The second of the two MacLean songs on Forever Changes, “Old Man” is a beguiling song by any term of reference, not least the watery delivery and odd English as a second language diction. It is to New Zealand, again, we turn to for the joy of covers, and a 2014 tribute album, put out by a website, I believe, called The Active Listener. Entitled Forever Changing, it tries hard to deliver that title. It features two versions of this track; the first is, sadly, vile (sorry, James McKeown), with even more sugar syrup than the original. The other answers that long-pondered question around how celebrated songs of the ’60s might fare with modern studio trickery. The Flower Drums give, for sure, an answer, and many may have a view as to the worth of the operation. Me, I quite like the innocent charm of it all, but I am not sure I could stomach much larger a portion. As to quite who the Flower Drums are, it seems they are actually from across the Tasman Sea, in Western Australia, and have a thriving career in smooth indie electro-pop.
Alex Gilbert Trio – The Red Telephone (Love cover)
“The Red Telephone” seems to have landed in the second-most-loved slot, behind the “Alone Again Or” camp. It features a quirky construction that wouldn’t be a stranger on an early Pink Floyd album, in the Syd era. The original stands up so well to this day; is this why there are so few covers? So, without and to avoid re-treading the grounds of the tribute albums mentioned above, here’s something completely different, a delightful jazz piano instrumental version. It captures all the nuance of despondency in the song, without even needing the lyric. The acoustic bass is the perfect base (sorry) for Gilbert to let his fingers fly from. The drums add just enough brush and clatter to make it seem all so elemental (weather pun intended). Guilbert is a Seattle pianist, with a day job of writing the music for video games, and I bet they aren’t nearly as mellow as this. This comes from the album Bardsongs, where he covers material as “an homage to that unique thread of American spirit that ties together blues, bebop, beat poetry, folk and rock music“. Put like that, it makes you want to hear more….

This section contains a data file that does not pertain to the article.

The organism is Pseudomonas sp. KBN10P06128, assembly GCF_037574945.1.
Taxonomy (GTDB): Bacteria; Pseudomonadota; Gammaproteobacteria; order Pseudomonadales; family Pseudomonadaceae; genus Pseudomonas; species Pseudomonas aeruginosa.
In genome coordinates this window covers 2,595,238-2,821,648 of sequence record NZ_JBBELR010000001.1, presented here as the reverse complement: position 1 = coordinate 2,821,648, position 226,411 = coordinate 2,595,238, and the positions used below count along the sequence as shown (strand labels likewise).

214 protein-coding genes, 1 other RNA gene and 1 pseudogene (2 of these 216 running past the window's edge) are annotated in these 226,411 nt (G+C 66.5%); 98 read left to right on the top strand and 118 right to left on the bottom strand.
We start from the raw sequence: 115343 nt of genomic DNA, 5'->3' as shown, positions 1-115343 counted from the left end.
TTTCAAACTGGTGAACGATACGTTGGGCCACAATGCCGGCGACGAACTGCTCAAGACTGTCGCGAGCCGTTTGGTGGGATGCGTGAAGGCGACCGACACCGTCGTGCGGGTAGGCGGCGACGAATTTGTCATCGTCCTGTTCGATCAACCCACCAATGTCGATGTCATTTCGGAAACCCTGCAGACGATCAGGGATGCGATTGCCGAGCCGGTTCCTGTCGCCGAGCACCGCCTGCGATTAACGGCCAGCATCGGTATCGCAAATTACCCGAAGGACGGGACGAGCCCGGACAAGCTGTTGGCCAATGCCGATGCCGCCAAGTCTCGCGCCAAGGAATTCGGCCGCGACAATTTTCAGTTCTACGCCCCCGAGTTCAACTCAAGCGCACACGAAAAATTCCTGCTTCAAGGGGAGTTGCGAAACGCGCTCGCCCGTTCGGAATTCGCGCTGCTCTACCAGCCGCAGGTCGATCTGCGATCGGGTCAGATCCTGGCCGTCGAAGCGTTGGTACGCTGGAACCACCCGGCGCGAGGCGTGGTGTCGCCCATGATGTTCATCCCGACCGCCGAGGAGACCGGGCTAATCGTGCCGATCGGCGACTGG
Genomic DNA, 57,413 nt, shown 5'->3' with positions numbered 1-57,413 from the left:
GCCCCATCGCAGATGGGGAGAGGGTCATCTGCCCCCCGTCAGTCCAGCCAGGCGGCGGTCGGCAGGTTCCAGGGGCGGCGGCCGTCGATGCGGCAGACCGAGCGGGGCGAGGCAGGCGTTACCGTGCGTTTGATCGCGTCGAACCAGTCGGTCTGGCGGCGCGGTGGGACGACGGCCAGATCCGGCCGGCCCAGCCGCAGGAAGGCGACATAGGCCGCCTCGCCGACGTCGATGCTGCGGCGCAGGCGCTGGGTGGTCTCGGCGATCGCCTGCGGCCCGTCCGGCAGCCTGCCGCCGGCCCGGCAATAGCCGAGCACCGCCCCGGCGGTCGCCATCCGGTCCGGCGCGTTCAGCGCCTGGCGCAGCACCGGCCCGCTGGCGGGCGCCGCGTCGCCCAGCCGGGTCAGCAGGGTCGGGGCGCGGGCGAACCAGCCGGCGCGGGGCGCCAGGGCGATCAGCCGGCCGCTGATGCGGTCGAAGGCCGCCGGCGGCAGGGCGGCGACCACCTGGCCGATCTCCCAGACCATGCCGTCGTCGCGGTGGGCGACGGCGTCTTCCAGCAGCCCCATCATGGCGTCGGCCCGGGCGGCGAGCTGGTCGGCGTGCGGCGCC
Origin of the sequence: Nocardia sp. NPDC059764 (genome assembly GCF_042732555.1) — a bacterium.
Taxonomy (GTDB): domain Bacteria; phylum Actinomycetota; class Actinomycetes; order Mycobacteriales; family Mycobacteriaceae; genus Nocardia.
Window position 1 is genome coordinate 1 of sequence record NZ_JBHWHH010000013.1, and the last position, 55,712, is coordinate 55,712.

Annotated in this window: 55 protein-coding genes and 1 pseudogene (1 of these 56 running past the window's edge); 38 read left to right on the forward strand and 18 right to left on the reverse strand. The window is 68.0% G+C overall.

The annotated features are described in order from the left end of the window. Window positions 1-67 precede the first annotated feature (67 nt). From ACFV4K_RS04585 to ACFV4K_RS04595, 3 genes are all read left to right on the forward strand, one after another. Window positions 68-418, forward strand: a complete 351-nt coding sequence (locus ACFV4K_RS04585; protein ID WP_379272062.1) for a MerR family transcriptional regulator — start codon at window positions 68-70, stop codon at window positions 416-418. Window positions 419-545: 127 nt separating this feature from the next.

Electric Six – Maybe the People Would Be the Times or Between Clark and Hilldale (Love cover)
This has me immediately out my chair, googling Electric Six. Yes, I’d heard the name, but never their product. My immediate thought was this is how Arthur Lee and Love would sound if they were in the studio now, and not subject to the whims of the record label. Disappointingly, I discover the trumpet is not a normal core feature, hoping the band brave enough (hello, Cake and Chumbawamba) to have it as regular instrument alongside all the guitars. Less disappointingly, the album from which it comes, Streets of Gold, is a covers album, needing enquiry. Also that it is their second covers selection, having, seven years earlier, made another, in 2014, called Mimicry and Memories. How did I not know this? Anyhoo, this song is a sturdy and muscular rendition, if not far from the thrust of the original, and I like it.
Patrick Campbell-Lyons – Live And Let Live (Love cover)